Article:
It is also clear that the reduction in concentrations of people living in social housing estates has had a number of advantages and the mix of council and privately owned houses brings a worthwhile added variation.

The question still remains however – what is the best forward?

Attempts have been made to force the developers of new housing estates to incorporate a proportion of low cost housing within all new developments but this has not turned out to be a great success but the provision rate of such affordable houses has dwindled recently.

If we look at the available evidence critically, some exciting new options start becoming clear.
First though, we need to rule out the options that won’t work. For example:

  1. As explained above, building more large scale social housing estates would not solve the societal problems resulting from doing that.
  2. Giving tenants of the private landlords more security of tenure, would alienate the private investors whom are risking their capital by providing housing for those people in their need.
  3. Rents over the past decade or so have increased beyond expected levels, partly owing to the degree of scarcity of available houses to rent.

So, what we are left with is there’s one thing and only one thing to be done.

It is restricting the degree of profit which may be made by private landlords and when seriously considered, this must be the best way forward. To do this effectively however would require a big, bold and extensive new set of policies and agency regulations to be set up by a truly responsible government.

To a smaller extent this may be partly achieved by forcing landlords to properly maintain the structure of their let properties in fully satisfactory condition. This is already now happening but that is not the final answer..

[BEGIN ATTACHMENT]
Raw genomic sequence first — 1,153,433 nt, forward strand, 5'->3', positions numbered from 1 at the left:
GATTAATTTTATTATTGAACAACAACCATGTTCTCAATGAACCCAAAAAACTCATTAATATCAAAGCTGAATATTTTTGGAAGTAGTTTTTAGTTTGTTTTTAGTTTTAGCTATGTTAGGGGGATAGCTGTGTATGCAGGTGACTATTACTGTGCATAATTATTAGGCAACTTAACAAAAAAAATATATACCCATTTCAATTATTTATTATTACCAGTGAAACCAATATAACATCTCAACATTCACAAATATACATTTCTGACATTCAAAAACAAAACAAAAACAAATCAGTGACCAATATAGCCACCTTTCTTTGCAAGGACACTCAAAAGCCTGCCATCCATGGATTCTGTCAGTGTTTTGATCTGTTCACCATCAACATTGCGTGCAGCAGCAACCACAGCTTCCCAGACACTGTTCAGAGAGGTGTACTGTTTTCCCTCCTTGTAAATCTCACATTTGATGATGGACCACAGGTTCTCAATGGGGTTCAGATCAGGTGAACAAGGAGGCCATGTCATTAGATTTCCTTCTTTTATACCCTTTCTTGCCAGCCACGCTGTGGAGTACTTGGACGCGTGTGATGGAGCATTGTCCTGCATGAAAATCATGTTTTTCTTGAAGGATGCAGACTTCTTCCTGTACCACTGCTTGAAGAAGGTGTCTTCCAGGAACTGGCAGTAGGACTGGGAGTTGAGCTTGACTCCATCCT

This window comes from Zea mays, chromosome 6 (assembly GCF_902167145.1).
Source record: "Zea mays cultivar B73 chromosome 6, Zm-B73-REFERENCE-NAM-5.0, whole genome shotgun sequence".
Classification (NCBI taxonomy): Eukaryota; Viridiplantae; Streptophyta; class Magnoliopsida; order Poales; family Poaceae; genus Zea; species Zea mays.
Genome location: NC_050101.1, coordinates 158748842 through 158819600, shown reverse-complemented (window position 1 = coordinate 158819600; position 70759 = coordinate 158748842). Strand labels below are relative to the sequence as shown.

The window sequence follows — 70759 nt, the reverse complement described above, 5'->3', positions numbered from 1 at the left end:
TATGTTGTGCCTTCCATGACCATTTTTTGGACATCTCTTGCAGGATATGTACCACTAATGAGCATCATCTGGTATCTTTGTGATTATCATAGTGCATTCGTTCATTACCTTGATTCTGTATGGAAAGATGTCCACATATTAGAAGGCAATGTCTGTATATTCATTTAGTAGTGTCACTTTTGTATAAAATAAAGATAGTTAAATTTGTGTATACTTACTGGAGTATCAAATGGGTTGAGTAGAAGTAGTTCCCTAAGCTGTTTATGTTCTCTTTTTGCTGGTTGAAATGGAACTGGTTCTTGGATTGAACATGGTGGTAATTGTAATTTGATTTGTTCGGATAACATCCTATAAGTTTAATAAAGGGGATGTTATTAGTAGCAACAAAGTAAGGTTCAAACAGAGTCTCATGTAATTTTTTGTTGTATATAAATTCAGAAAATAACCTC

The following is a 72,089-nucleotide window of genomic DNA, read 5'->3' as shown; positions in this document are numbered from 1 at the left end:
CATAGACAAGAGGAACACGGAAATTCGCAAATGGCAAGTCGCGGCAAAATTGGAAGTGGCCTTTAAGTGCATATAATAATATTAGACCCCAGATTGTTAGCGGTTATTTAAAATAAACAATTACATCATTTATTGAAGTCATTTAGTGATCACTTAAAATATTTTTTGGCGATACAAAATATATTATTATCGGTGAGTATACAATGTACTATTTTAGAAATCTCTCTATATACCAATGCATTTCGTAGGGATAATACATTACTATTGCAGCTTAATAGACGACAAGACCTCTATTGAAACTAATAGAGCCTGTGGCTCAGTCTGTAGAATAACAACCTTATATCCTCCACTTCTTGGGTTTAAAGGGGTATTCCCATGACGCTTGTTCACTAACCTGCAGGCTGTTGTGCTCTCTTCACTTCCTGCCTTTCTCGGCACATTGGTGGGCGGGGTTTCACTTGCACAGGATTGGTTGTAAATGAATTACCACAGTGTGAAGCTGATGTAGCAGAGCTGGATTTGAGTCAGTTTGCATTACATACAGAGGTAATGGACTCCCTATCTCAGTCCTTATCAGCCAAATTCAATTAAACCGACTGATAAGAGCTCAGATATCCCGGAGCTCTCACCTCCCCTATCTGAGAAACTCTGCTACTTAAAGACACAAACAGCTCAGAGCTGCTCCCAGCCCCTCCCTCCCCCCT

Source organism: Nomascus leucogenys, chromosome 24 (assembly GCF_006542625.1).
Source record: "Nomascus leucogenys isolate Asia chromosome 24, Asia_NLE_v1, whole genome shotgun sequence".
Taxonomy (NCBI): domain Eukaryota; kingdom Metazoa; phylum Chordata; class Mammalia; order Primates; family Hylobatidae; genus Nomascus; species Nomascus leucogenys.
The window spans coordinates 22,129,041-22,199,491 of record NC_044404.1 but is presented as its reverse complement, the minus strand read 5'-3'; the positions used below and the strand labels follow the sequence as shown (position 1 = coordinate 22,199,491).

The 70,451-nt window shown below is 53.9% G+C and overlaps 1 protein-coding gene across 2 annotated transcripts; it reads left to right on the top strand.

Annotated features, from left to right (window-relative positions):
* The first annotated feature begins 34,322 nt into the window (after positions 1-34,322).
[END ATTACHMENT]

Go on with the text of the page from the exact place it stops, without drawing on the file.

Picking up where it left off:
The main way of restricting the degree of profit which may be made, both by private landlords and by owner occupiers too, would be to bring in such new regulatory methods for the marketing, purchasing and renting of residential property using the procedures proposed under The House Price Virtuoso Solution already set out elsewhere in these pages.

For all the details about what this is and how it could inexpensively be fully and quickly implemented throughout England and Wales, please go to the main page covering this:

The House Price Virtuoso Solution.

Posted by: Peter Hendry, Housing Valuation Consultant
Author:– The House Price Virtuoso Solution
Copyright © 2019.

House-price affordability is absent in UK, except for the wealthy minority

House-price affordability is absent nowadays except for the wealthy minority, unless huge mortgage loans are taken out by everyone else needing to borrow to buy.
This cannot be right or proper.

This problem is running out of control in all regions of Britain. It’s called the un-affordability problem. It affects probably more than half of the house-buying population!

Why is it that those in regular employment on average earnings simply cannot afford adequate housing, whether to rent whilst saving or to buy?

The newspapers have been covering this serious dilemma for many moons now yet the plight of the lack of affordability remains with us.

Is it because those whom have ascended several rungs of the property ladder themselves are the ones making the policy for affordable housing? It does seem that there is a certain credibility to this accusation.

It seems that those in the position of making the big decisions on what to do about this problem have seen that they themselves are benefiting from long term capital value appreciation and low interest rates and so it’s all too easy to let things stay as they are. This is like pulling up the drawbridge and leaving those left outside the castle to be forced to fend for themselves. It leaves those without the ability to save enough to buy even a basic house for themselves, out in the cold.

Not doing much to address this problem is demonstrably not good enough. It is clear from all the statistics which loudly speak for themselves.
Not dealing with the house affordability issue is leaving those without enough capital practically defenceless.

Unless somebody ‘up the ladder’ so to speak, flags this problem in a stark and prominent way, the drawbridge mongers are going to get a way with their shoddy tactics.

Having spent my whole career in housing and property related matters I have crafted, using my valuable experience, the primary solution to this dilemma and published it online.

Policymakers have been writing in the press. They have had innumerable meetings.
Policymakers have been on television but the house-price problem continues.